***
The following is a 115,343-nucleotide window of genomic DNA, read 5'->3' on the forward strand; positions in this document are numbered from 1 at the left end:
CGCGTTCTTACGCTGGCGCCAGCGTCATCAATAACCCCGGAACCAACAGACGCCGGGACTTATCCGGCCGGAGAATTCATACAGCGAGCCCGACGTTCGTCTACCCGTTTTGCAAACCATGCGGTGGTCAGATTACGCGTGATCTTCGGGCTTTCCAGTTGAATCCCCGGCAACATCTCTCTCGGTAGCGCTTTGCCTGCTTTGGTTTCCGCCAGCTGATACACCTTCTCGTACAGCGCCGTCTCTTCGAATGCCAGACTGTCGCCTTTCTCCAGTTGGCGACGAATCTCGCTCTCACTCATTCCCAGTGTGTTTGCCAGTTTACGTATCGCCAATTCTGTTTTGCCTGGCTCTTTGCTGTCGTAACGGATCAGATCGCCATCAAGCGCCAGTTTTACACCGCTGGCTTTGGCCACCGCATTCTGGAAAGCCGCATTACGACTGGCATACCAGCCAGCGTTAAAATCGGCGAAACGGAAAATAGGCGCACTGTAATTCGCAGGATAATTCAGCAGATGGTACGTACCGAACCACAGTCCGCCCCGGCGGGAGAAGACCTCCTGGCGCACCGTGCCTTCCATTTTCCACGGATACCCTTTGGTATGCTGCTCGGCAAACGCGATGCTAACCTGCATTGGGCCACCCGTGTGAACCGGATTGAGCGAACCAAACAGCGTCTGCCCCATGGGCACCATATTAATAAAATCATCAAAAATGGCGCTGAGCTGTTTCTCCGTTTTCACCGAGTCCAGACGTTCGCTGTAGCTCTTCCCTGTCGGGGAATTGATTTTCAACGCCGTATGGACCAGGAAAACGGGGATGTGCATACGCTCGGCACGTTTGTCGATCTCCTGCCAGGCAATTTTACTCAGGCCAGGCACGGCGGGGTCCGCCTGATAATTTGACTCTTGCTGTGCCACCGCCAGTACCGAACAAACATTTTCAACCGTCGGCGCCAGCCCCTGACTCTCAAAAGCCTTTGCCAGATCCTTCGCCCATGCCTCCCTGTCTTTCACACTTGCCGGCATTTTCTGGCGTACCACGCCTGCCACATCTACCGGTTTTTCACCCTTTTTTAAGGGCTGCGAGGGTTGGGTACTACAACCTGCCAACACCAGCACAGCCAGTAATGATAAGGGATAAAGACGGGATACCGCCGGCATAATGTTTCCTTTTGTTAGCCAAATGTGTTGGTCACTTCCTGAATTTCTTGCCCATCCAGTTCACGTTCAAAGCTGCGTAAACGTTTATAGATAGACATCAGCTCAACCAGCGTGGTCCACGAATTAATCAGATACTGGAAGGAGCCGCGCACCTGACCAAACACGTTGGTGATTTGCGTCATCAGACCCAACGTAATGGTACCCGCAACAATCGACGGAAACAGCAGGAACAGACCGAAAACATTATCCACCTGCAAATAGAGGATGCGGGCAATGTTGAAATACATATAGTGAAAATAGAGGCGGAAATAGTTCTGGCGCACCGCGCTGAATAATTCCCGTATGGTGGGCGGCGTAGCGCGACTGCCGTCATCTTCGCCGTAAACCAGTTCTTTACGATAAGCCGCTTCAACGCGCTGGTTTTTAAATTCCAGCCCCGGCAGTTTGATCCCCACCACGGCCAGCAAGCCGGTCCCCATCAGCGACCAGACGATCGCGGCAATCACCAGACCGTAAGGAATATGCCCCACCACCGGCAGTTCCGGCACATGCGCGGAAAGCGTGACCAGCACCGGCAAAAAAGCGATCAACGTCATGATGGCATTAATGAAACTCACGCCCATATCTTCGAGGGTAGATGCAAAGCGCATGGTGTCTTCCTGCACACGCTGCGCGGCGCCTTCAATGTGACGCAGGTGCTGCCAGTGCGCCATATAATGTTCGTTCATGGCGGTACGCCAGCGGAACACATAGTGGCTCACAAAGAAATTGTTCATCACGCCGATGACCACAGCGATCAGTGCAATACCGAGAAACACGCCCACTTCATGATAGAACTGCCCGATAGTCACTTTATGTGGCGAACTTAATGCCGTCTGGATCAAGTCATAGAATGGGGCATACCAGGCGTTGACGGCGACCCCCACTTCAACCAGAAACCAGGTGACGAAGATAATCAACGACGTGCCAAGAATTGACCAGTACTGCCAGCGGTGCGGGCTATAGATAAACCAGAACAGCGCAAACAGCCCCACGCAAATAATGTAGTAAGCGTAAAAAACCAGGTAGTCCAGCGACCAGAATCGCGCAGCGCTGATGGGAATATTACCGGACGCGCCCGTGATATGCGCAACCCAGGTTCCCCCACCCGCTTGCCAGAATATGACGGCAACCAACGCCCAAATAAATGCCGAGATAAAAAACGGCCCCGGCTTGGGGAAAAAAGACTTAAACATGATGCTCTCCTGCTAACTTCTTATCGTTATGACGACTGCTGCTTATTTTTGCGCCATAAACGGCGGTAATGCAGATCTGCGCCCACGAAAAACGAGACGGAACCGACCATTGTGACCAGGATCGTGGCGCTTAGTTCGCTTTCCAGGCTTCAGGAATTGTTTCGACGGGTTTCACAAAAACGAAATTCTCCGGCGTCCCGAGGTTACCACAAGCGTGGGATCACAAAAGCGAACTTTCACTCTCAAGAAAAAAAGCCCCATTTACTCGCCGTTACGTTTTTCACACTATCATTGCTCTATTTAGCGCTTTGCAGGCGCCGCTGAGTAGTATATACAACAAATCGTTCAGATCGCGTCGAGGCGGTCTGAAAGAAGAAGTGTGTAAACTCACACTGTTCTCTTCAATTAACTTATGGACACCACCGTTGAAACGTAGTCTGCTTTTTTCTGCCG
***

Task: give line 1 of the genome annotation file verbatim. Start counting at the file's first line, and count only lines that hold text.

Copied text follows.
The following is a 115,343-nucleotide window of genomic DNA, read 5'->3' on the forward strand; positions in this document are numbered from 1 at the left end: